Over the years I have had several opportunities to share my experiences in the field of Art Licensing with college students and industry professionals. And as a mother I took every opportunity to work with my daughter's classes and her friends conducting creative workshops and hosting craft parties. I loved doing both. And I loved creating art. But in the last few years, as my industry began to crumble, I had little choice but to think what do I really want to do with the rest of my life. If I could teach the art of being creative I would do that in a heartbeat. But the reality is I need to make a living, and what is desperately needed are science and math teachers. I can very easily explain the connections between art and science, it is where I was heading when I was in college the first time. But I don't need to. I have been accepted by RIC into the Rite program to be certified to teach Biology at the high school level. When that letter arrived, I was like a little kid. I am grateful, grateful to have a purpose. Last night an old college friend called. That evening at dinner Emily, his college bound daughter, related that every science teacher she ever had would approach the blackboard saying "I'm not an artist. . . " The conversation took a lively turn as they laughed at the thought of a roomful of teenagers slumped at their desks as I worked furiously at the blackboard with different colored chalk creating some detailed illustration of an organism, while muttering "almost, give me a minute, just a little more cerulean blue here and push the perspective. . . " I am so excited. Truly excited. When I finished college (the first time), I went to an art school for two years. In between I attended a workshop in scientific illustration at the Smithsonian Institute's Museum of Science. Here is a Chalk dust illustration of a Bombadier beetle. I had 30 specimens and a microscope, and the various measuring tools employed by medical and scientific illustrators at the time. I will always be grateful that I was given that opportunity, behind the scenes, with "primitive instruments." In the vernacular of todays kids (and a good many of my friends), "way cool". And being in college again surrounded by great students and teachers, "way cool". And I really mean it.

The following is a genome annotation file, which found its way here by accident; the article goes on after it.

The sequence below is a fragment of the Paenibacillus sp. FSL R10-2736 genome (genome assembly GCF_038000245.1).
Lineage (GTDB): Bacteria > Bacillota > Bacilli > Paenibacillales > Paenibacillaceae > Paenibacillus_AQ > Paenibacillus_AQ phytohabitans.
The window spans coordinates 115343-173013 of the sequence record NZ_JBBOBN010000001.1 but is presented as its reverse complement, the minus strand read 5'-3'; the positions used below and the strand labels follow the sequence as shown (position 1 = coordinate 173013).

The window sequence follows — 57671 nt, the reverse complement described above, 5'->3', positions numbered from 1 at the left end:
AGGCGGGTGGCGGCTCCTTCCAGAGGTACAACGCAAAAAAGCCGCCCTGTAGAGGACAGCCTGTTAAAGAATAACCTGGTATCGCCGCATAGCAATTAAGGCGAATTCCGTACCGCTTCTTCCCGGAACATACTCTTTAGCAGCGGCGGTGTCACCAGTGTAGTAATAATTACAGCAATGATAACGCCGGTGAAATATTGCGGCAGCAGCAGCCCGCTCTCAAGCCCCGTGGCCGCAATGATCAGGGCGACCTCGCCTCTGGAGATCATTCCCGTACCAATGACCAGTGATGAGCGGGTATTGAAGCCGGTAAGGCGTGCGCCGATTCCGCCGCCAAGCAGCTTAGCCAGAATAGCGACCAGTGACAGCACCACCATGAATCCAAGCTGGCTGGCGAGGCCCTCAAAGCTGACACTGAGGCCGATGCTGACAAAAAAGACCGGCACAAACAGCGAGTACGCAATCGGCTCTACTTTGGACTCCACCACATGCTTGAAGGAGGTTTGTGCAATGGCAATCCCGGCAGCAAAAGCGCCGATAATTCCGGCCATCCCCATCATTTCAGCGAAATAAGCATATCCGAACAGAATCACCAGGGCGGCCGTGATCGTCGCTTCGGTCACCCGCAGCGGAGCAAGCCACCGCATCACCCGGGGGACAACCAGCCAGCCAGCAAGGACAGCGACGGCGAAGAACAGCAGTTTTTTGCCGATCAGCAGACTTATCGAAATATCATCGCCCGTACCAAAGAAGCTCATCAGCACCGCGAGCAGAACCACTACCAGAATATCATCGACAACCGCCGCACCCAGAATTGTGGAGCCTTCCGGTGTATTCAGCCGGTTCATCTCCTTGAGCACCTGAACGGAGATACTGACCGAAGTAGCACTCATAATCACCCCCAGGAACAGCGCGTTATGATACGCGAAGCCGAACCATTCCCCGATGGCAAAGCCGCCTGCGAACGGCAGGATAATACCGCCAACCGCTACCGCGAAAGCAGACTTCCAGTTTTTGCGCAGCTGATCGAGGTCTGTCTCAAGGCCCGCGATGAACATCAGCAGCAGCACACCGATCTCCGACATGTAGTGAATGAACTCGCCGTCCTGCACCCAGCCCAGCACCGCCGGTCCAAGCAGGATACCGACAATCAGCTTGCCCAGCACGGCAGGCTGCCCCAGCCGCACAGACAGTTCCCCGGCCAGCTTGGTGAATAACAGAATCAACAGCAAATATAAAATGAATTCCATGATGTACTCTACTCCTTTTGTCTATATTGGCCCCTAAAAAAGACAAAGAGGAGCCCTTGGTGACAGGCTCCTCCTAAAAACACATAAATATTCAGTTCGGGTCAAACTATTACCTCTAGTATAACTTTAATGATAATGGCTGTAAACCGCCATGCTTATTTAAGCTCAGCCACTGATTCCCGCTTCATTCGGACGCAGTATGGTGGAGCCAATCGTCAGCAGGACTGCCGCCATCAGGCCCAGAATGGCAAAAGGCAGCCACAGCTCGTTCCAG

© viv eisner